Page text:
Hey, there! Log in / Register

So a guy walks into a bar with a butt-biting emotional-support dog ...

On the evening of July 20, a man who said he was a Marine walked into Game On on Lansdowne Street with what he said was an emotional-support dog. By the time he left, police and bar managers said, he slapped one woman in the face, punched a bouncer twice and unleashed his now snarling dog on the crowd, urging it to bite everybody.

In the end, the dog bit just one person, the manager, whom it chomped in the buttocks when he attempted to grab its leash, police and the manager said.

According to police and the bar, the man was talking to two women at the bar, when he became argumentative, to the point of slapping one of them. A bouncer moved in to get him out, at which point the man punched the bouncer in the chest and the chin, after which "he yelled at the dog to bite people in the bar," Officer James Lydon testified. The manager was then bit.

Game On declined to press charges and the man did not show up for the hearing. The board decides Thursday whether to take any action, but board Chairwoman Christine Pulgini doubted it would. The manager has gotten whatever shots he needed, bar attorney Dennis Quilty said.

"I'm just wondering if the emotional support dog needs an emotional support dog," he added.

Neighborhoods: 

Ad:
Like the job UHub is doing? Consider a contribution. Thanks!

Comments

Can't the police or the women who were slapped file charges, if the bar won't? Shouldn't someone do something to get this dog away from this violent individual? And if he is a Marine (which I doubt,) shouldn't the service be informed of this attack?

up
Voting closed 2

Only if he is an active duty Marine (which I doubt).

up
Voting closed 0

Too many people using the ESA "accommodation" and trying to pass of their untrained pet as a service animal. im sick of seeing dogs in grocery stores, take out joints, cvs etc. service animals are trained not to slobber all over the food or piss on the floor. ESAs arent. Now i await all of the snowflake backlash for my post.

up
Voting closed 5

... and I'm a dog lover who takes his dog all over the place... to places where the dog is legally allowed to be or is invited in by the property owner...

up
Voting closed 2

This bill under consideration would clamp down on fake service animals. I hope it moves forward.

up
Voting closed 0

emotional support animals, only service animals. And as this guy never claimed his pet was a service animal, the bill is not applicable to this type of situation.

up
Voting closed 5

"emotional support" animals are animals wearing vests, and often little more. They are not trained to handle human environments the same way that service animals do.

But businesses can find trouble if they deny such untrained animals from their premises.

The bill clarifies the difference between a trained and certified animal and a pet with a $10 vest.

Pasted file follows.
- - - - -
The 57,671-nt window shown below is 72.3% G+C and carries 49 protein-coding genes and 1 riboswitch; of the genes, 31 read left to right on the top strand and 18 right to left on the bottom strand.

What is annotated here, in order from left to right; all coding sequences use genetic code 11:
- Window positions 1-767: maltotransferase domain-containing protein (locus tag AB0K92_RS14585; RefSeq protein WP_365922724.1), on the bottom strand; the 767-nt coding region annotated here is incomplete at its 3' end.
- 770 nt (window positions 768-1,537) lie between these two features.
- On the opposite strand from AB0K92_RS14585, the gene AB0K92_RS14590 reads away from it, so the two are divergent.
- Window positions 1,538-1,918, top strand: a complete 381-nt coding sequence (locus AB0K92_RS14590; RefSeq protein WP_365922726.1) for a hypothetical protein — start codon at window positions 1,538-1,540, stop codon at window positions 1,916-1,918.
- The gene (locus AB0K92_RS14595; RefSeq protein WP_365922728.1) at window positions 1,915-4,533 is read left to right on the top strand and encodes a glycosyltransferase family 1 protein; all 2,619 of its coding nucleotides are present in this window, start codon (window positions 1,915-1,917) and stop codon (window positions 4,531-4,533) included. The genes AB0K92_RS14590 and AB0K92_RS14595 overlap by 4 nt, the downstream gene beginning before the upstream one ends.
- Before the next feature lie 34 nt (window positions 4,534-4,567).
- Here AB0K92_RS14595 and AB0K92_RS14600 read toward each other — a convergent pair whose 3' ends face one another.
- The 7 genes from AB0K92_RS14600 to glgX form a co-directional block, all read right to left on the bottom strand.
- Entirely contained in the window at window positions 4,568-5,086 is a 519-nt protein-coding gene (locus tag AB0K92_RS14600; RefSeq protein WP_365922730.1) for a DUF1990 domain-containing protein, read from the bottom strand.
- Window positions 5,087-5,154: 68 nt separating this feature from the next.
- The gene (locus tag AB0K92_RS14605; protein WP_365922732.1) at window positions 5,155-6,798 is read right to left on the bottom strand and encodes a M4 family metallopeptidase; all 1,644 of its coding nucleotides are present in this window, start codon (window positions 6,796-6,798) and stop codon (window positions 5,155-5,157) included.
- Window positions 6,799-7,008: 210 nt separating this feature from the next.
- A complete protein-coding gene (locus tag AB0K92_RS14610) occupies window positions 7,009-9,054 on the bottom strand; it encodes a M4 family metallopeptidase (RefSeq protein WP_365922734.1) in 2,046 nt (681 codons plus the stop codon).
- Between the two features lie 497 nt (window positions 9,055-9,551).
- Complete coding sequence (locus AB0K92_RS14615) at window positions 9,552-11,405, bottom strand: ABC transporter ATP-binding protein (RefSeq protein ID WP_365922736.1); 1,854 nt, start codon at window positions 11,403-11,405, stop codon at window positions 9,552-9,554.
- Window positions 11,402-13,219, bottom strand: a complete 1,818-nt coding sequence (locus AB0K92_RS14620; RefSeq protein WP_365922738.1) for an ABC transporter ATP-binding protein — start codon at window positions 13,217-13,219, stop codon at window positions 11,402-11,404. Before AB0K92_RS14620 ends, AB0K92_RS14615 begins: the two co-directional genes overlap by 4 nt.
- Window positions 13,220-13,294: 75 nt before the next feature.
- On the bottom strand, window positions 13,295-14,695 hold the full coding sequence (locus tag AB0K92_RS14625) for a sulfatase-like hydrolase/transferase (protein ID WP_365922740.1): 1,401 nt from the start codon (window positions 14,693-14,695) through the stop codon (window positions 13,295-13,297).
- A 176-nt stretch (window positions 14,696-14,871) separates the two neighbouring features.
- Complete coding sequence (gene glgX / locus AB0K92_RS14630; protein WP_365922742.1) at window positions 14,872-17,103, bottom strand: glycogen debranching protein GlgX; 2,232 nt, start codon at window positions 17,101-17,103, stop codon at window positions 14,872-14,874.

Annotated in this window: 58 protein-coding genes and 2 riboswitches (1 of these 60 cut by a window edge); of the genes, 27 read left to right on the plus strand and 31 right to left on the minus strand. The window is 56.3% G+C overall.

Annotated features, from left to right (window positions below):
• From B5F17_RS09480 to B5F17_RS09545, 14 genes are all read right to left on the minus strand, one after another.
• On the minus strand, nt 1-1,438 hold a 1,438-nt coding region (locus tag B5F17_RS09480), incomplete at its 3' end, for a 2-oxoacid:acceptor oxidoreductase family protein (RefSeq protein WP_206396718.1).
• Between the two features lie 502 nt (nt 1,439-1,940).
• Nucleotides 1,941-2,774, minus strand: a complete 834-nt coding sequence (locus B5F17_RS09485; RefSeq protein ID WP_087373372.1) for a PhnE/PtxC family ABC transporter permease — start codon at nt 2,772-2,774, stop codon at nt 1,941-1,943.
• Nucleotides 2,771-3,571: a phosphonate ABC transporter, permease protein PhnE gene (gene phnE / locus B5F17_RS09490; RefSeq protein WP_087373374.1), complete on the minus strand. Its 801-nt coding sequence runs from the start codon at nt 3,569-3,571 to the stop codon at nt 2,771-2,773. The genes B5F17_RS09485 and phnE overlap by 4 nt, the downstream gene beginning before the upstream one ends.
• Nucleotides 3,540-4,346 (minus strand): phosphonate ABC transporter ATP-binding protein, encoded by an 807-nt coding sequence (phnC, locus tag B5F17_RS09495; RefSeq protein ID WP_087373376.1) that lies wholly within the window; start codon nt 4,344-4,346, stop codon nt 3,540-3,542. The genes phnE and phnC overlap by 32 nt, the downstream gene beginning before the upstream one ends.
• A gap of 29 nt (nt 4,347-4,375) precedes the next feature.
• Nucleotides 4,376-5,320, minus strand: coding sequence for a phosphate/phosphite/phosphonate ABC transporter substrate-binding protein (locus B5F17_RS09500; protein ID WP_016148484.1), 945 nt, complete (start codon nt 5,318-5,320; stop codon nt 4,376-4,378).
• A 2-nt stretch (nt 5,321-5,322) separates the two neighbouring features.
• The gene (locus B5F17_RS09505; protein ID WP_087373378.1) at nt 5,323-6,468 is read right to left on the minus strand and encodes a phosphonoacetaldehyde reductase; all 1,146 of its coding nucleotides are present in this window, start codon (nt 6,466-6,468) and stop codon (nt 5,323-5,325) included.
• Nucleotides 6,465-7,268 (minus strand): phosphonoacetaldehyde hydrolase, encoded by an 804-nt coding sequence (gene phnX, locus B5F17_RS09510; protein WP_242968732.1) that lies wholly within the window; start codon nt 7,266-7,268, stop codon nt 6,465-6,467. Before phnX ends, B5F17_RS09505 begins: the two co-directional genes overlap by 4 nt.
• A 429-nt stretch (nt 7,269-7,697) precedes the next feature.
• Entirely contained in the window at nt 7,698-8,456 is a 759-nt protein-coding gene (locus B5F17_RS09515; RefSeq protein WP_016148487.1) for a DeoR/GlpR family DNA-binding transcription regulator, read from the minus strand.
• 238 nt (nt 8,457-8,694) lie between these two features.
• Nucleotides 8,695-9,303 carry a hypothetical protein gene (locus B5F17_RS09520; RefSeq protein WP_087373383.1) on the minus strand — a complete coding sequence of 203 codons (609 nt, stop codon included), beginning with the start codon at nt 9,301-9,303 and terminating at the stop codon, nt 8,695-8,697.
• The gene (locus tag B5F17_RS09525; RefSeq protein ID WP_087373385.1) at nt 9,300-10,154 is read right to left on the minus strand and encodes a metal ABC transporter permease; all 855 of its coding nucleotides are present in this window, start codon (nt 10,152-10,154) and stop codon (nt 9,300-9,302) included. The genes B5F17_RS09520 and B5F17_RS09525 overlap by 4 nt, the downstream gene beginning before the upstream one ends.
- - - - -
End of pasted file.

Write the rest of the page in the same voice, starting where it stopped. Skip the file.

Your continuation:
up
Voting closed 0

says anything about requiring people with legitimate service animals to get a vest. And if this pointless legislation passes, then expect a flurry of lawsuits. Because requiring a disabled person to put a identification vest on their animal is no different than asking a person if they are really disabled.

Given that ADA already allows business owners to eject a service animal that is disruptive, there is no need for this legislation.

up
Voting closed 0

People put vests on pets to make them look official.

You don't get out much.

up
Voting closed 0

of any requirement for a legitimate service animal to wear a vest. Or is that like Question 2 - a "minor " detail to be worked out later?

up
Voting closed 0

People put vests on their non-service dogs to make them look "official".

up
Voting closed 0

as long as they don't smoke them indoors. I don't see the problem with them carrying around their CVs, though, especially with all the debate around this.

up
Voting closed 3

The guy, not the dog.

up
Voting closed 7

Sounds like a lowlife. It would be nice if someone pressed charges so this incident goes on his record.

up
Voting closed 5

Another person who doesn't deserve a dog or any pet. There's a lady who hangs out at North Station and Haymarket regularly all day with a poor pitbull mix who wears a muzzle. She's always high or drunk and pays no attention to the dog. One day I saw her passed out in the station in 90 degree weather. The dog was still wearing its muzzle at 5:30 p.m. and it was growling at everyone walking by. I called the Transit Police and they already knew her very well. People like this should not have dogs. Next time I'm calling the animal rescue league. They don't know how to take care of them and love them.

up
Voting closed 0

Next time I'm calling the animal rescue league. They don't know how to take care of them and love them.

up
Voting closed 6

I'm thankful that the modifier is the only thing that's dangling.

up
Voting closed 0

Well, think of how worse the scene would be if he didn't have some emotional support via his dog.

up